Never has Radiohead shied away from surprising its audience. When In Rainbows was released in the autumn of 2007, the biggest, and even headline-grabbing news was the format it was released in. For the first time in the history of the music industry, a major band had decided to release an album itself, without a record deal, at a price to be determined by the buyer. The Smashing Pumpkins had previously released Machina II when they found themselves in a similar predicament, but that was for free, and it is precisely the power given to the buyer to determine the prize that raises interesting ethical questions about the value of music. A free download was possible, as was paying a multiple of the price a regular CD costs.
Leaving aside the big news and the element of novelty surrounding this release, it is the music itself that shines. In Rainbows had a long history, with scrapped sessions from 2005 leading to a 2006 tour on which a lot of new material was played. Reconvening with regular producer Nigel Godrich, the final hurdles were jumped in 2007. Reduced to 10 tracks, with eight others surfacing as bonus tracks, the album is an exercise in restraint. The production is also remarkably frank, stripped down and crisp, especially by Radiohead’s laptop-composition standards. Tasteful strings and sparse beats adorn certain tracks, but it’s mostly dry, minimal drums, sparsely effected guitar and angelic crooning. For those familiar with the 2006 material, and particularly its presentation at the time, the actual album initially feels a step backwards. Eight of the 10 tracks were played the year before, and their final studio incarnations sound a bit tame. Particularly Arpeggi and Videotape lack the extensive guitar workouts that raised the earlier versions to the next level.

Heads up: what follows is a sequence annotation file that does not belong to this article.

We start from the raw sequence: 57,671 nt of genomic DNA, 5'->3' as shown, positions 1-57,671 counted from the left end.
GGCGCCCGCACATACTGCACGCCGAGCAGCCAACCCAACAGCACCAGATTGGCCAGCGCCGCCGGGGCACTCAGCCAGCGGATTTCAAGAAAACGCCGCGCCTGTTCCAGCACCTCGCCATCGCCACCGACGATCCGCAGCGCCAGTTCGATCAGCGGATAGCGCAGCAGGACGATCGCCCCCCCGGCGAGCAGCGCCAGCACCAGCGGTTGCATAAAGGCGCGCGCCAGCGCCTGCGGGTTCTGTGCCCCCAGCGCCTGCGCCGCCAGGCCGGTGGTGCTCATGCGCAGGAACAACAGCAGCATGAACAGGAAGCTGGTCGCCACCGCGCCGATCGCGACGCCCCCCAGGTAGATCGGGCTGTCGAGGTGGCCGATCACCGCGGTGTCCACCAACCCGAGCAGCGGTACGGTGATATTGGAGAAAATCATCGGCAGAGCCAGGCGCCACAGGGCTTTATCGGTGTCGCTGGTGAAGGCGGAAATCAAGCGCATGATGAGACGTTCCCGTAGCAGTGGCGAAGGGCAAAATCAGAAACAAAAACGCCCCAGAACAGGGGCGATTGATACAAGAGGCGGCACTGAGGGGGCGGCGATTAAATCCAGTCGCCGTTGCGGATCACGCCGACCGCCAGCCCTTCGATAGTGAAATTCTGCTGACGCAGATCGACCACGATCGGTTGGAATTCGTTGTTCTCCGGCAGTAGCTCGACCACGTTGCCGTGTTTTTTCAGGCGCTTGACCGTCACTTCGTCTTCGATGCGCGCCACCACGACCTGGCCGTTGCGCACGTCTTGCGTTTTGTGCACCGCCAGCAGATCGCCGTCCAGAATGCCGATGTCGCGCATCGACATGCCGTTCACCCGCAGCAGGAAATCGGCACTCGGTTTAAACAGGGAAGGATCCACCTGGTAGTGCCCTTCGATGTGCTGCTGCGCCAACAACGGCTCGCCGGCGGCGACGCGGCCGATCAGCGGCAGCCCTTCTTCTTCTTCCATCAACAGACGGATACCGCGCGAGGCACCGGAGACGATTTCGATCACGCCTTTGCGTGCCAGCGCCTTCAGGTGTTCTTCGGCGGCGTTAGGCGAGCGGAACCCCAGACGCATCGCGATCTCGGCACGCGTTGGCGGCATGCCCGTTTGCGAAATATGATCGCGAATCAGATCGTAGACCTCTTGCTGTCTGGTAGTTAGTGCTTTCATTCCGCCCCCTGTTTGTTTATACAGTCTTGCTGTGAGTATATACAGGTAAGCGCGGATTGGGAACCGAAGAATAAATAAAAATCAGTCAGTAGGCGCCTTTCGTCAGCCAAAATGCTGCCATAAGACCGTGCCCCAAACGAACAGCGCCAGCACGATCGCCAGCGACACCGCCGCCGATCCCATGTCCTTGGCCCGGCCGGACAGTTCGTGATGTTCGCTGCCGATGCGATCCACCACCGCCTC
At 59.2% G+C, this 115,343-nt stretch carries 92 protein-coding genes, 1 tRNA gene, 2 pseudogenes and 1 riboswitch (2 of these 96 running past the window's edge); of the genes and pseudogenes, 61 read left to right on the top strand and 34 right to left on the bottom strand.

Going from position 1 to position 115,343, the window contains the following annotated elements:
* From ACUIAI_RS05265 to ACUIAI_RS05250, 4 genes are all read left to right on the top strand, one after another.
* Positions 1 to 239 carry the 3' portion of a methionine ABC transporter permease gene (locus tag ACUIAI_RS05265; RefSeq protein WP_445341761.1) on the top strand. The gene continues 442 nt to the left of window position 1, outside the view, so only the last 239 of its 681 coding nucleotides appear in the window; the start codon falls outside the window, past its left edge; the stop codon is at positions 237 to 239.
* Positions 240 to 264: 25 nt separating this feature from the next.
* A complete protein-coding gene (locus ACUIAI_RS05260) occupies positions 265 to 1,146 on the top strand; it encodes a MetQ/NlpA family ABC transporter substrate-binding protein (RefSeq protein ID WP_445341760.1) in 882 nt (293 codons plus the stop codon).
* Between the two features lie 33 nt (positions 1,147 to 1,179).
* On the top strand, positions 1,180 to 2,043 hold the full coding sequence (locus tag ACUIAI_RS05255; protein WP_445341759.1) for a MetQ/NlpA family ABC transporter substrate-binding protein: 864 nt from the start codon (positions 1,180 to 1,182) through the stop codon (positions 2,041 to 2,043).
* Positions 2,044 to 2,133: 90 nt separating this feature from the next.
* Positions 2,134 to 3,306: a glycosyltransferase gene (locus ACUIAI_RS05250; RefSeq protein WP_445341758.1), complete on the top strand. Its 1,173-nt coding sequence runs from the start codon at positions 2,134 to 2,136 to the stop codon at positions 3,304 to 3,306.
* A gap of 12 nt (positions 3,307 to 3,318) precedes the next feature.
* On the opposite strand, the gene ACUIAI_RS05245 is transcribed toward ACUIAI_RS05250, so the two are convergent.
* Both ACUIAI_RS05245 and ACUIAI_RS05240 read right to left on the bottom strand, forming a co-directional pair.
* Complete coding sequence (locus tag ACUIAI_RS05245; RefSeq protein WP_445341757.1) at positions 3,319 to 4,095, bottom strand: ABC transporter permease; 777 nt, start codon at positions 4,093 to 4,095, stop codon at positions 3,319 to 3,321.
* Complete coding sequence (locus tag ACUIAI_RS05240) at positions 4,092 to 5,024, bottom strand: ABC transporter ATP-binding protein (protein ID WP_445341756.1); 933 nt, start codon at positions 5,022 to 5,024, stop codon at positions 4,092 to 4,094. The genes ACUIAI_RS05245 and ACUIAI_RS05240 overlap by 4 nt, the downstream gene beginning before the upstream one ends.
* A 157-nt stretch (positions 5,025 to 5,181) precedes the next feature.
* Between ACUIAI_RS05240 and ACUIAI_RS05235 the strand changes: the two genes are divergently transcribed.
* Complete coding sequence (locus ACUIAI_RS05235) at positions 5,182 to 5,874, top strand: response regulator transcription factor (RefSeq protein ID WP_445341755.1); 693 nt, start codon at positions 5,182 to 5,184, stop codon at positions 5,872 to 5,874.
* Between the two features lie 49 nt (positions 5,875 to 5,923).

Over time though, the simple, bare and organic production may prove to have been a winning decision. It suits the material; a more adult, passionate take on Radiohead, largely steering away from the paranoia, howling and 21st century alienation of the previous albums. Vulnerability and love fill the album, making it somewhat of a rarity in Radiohead’s catalogue. It is the arrangement and change in tone that set In Rainbows apart from its own heritage, a highly successful reinvention. Owing to its relative brevity, all tracks can shine, and filler is virtually non-existent. Only the longest track on offer, House of Cards, feels like treading water in the latter half of the album, but at least it is treading water in the most beautifully lit tropical lagoon that the Pacific Ocean’s sunset has to offer. From the upbeat opening track, through the definitive approach to the ten year old Nude right to the final fading note of Videotape, In Rainbows does not disappoint.
Few, if any of Radiohead’s peers have accomplished such a late career renaissance. When it came out, its members were approaching forty, arguably having already reached a creative peak in the period between 1997’s OK Computer and 2001’s Amnesiac. The Oxford five-piece’s next moves are highly anticipated, with rumblings suggesting a late 2010 release of a follow-up. Since In Rainbows we have seen a few solitary tracks released for various occasions, one even being released “undercover” through a BitTorrent network, initially without any official announcement. No matter what will follow, music lovers wait with bated breath.